The Vittala Temple is the highlight of the ruins, one of India’s three world heritage monuments. Work on the temple is thought to have started during Krishnadevaraya’s reign and though it was never finished or consecrated, the temple’s incredible sculptural work is the pinnacle of Vijayanagar art. The main temple hall on a raised platform has a cluster of intriguing small columns that, when struck, produce the sound of different classical instruments. Over the years, with innumerable and insensitive sightseers striking them, these pillars have worn out and today the practice is actively discouraged. Usually the temple caretaker will oblige a large group and strike the columns for a small tip.
It houses monuments like the queen’s bath with its ingenious drainage and ventilation system that has a constant breeze blowing through it. The royal enclosure area was the most important structure of civic life, but sadly all that remains today is the stone. All the wooden buildings were burned down by the rampaging Muslim armies.
The stepped tank was uncovered recently after archaeologists figured that there must have been some kind of water entrapment system below huge aqueducts that terminated a few feet above the ground. One experience that shouldn’t be missed in Hampi is crossing the Tungabhadra by the corracles. These huge straw saucer-like boats have been around for centuries, the only difference being that the buffalo hide used to keep water out has been replaced by plastic.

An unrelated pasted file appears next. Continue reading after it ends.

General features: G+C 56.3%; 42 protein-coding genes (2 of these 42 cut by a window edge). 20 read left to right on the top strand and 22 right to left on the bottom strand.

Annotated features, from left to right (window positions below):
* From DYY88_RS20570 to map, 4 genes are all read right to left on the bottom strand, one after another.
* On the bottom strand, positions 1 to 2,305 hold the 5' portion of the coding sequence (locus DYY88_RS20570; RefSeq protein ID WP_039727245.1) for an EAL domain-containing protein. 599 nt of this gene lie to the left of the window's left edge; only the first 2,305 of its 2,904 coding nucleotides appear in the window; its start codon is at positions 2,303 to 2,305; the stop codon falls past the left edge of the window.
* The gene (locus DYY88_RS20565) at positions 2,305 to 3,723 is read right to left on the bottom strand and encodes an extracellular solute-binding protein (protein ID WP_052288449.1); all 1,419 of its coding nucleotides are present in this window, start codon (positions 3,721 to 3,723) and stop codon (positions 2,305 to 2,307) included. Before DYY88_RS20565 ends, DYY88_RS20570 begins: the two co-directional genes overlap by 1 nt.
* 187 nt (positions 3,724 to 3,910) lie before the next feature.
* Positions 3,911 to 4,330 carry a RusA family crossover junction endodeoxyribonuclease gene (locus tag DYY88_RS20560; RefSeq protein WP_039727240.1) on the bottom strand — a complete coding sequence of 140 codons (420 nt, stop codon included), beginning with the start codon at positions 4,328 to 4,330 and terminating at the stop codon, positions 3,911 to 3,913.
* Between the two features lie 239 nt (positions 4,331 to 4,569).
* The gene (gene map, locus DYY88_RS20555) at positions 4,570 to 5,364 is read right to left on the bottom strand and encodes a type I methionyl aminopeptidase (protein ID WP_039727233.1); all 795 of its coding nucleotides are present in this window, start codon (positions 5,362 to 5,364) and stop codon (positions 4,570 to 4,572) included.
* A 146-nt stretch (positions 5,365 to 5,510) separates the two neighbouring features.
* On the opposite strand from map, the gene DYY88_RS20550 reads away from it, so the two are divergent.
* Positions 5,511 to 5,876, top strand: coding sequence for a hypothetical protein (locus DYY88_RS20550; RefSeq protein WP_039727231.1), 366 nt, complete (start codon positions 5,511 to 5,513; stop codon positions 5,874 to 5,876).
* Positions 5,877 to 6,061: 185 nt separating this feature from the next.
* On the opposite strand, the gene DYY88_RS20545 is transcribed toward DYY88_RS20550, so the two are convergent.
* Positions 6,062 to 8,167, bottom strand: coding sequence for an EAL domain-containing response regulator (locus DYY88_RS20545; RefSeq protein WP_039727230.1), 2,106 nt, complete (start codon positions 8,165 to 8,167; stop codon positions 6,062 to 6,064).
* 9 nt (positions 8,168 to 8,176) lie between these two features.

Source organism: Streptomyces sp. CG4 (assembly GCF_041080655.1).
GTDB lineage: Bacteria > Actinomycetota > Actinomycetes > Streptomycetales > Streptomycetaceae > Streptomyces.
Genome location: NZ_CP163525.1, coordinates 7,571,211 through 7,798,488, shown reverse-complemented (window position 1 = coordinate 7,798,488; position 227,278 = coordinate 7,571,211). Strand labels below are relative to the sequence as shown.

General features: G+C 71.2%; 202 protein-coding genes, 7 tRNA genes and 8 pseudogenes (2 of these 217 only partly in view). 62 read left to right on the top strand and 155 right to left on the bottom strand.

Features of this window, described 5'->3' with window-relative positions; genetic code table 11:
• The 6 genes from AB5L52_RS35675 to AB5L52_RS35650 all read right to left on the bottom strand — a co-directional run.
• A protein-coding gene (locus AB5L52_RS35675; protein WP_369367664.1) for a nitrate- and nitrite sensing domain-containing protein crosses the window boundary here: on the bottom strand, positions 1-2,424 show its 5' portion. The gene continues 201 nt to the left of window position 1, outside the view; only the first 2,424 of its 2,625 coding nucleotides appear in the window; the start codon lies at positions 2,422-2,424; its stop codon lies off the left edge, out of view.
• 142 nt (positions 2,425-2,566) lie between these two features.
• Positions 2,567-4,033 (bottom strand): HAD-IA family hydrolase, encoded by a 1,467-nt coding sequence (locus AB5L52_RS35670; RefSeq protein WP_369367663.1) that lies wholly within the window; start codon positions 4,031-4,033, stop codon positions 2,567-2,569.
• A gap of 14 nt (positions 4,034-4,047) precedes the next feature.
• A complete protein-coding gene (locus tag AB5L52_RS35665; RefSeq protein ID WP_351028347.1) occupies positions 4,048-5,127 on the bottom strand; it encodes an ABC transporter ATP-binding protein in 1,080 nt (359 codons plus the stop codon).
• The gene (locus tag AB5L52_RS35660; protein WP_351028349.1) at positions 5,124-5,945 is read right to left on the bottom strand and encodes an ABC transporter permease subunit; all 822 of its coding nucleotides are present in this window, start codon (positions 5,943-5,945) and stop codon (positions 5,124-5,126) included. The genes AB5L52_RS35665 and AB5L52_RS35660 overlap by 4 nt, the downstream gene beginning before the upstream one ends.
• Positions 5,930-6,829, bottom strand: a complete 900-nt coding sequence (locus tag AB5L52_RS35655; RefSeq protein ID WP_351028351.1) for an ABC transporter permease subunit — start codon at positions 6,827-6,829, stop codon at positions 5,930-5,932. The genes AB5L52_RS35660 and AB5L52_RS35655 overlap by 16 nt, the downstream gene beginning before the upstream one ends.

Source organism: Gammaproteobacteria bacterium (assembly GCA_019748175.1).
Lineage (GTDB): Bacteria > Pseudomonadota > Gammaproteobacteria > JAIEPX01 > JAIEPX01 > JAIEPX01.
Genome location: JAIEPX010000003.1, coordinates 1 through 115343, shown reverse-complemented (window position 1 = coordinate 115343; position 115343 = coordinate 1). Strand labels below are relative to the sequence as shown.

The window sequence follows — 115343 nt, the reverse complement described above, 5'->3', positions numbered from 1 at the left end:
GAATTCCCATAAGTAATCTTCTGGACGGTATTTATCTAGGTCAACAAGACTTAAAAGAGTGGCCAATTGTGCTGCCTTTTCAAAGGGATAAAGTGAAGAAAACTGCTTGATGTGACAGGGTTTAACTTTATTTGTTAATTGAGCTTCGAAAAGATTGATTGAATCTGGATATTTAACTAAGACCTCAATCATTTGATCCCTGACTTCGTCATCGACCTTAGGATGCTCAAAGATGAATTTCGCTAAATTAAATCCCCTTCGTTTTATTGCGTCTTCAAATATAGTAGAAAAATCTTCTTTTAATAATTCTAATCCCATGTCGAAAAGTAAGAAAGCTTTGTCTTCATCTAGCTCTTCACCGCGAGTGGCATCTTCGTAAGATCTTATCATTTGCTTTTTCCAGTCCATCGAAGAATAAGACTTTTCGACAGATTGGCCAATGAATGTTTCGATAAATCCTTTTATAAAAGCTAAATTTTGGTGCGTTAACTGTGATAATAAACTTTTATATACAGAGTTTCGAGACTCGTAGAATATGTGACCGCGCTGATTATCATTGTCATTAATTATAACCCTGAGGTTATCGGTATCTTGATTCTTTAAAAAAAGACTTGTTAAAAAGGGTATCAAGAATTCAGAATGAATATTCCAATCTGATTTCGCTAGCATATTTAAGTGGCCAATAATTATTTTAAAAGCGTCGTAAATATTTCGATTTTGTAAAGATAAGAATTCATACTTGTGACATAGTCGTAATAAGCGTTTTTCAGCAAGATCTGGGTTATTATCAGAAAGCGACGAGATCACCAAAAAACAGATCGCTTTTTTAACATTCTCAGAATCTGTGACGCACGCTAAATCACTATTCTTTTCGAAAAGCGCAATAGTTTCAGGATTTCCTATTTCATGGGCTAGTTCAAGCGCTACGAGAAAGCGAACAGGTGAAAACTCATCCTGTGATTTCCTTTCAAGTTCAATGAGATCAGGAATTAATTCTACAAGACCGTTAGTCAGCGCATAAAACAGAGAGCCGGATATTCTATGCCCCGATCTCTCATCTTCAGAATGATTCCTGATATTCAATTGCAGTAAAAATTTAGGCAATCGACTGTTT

Eating out in Hampi
Food is very cheap. A satisfying plate of four large idlis and a cup of authentic filter coffee will set you back by Rs 8 only. Even upmarket restaurants that serve super south Indian food will rarely set you back by Rs 100 for a meal for three.
Located 150km to the north of Hampi, Badami was briefly the capital of the Chalukyas and the rock-cut caves and sandstone temples here are definitely worth a visit.
The caves have super carvings and are dedicated to Shiva, Vishnu and Lord Buddha. The temples display 7th and 8th Chalukyan architecture and are still being excavated. They are centered around the 6th century artificial Agastytirtha tank that is functional even today. If there’s one temple that will definitely take your breath away for the serenity of its location, it is the Bhutana temple on the tank’s east bank. The hill behind the temple has few more temples under it because carved stones and idols are constantly being uncovered by the locals. According to the caretaker of the archeological museum on the north bank, there are plans to carry out a major excavation at the site.
A pleasant 20km drive away lies Pattadakal which has more temples, mainly the Virupaksha and Mallikarjuna temples built by Vikramaditya the second’s queens. The queens, Lokamahadevi and Trailokanahadevi, built them to commemorate his capture of the Kanchipuram from the Pallavas.
Issue: 191 | Autocar India: July 2015